Point Defects as Precursors of Electron-Hole Centers: Systematics and Theories of Radiation Centers in Minerals

  • Y. Dusausoy
  • J. A. Weil


Many of the local (point) defects in solids are paramagnetic or can be made so, and hence are amenable to study by electronic paramagnetic resonance (EPR) as well as by optical spectroscopy. In many cases, it is convenient to classify these into two general types: missing-electron species and excess-electron species, as compared to some diamagnetic precursor. The concept of holes is useful when the number of electrons is insufficient to fill a given atomic or molecular orbital. Typically, when one more electron is required for this completion, i.e., one negative charge is missing (this is theoretically equivalent to the presence of a hypothetical positive charge), then one can speak of the existence of a hole in the orbital, and treat this as a physically meaningful entity. It is fruitful to speak of the paramagnetism and EPR spectrum of such a hole. However, the concept is not universally valuable, e.g., for species H0 and Fe3+ which have half-filled shells.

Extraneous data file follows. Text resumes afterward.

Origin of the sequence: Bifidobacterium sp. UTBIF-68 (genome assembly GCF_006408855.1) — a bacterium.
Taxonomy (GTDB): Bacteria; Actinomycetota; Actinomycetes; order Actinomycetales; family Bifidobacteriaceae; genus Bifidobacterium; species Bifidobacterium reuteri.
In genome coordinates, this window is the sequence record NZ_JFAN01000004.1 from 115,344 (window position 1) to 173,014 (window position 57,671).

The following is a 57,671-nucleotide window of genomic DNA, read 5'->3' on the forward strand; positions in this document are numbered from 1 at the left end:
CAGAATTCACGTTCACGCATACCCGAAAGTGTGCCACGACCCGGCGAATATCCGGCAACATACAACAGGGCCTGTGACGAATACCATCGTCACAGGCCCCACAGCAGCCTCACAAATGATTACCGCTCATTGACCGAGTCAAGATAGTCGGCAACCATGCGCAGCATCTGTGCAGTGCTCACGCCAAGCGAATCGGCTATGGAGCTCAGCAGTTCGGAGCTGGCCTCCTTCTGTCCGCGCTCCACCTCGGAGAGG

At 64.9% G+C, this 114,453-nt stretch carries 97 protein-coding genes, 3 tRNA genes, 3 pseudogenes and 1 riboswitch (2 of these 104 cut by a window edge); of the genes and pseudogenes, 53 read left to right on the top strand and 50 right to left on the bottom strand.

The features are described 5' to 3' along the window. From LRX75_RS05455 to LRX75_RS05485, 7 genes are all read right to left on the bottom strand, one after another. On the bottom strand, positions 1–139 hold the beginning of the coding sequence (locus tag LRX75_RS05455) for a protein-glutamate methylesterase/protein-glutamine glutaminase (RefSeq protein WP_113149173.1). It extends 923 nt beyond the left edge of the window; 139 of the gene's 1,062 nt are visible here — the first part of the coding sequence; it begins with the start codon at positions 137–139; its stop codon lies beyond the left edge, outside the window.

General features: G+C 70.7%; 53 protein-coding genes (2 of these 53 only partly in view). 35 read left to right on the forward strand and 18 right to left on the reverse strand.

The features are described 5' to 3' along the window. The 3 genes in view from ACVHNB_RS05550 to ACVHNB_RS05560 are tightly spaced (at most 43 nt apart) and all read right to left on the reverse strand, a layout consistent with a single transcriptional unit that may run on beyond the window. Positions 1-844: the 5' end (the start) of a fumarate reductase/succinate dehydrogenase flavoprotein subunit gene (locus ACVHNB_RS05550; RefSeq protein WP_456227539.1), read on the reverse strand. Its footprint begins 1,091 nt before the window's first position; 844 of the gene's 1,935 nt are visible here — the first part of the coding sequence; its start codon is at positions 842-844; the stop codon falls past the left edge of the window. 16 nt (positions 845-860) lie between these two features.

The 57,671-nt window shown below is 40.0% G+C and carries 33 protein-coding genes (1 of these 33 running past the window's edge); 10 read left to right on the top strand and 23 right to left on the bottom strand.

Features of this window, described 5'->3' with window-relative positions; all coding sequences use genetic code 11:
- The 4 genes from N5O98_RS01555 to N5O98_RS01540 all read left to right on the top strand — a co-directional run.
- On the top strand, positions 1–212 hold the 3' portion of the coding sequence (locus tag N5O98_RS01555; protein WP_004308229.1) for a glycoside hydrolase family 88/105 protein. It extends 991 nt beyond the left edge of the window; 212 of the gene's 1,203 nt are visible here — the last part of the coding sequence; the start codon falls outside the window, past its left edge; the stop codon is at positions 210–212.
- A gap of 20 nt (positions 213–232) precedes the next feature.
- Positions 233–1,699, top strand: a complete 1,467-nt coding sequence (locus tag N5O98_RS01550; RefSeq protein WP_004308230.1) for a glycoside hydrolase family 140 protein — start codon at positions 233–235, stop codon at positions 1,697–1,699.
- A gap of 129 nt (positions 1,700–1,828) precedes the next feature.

Electron Paramagnetic Resonance Paramagnetic Center Hole Center Hyperfine Structure Alkali Halide 
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© Springer-Verlag Berlin Heidelberg 1994

Authors and Affiliations

  • Y. Dusausoy
  • J. A. Weil

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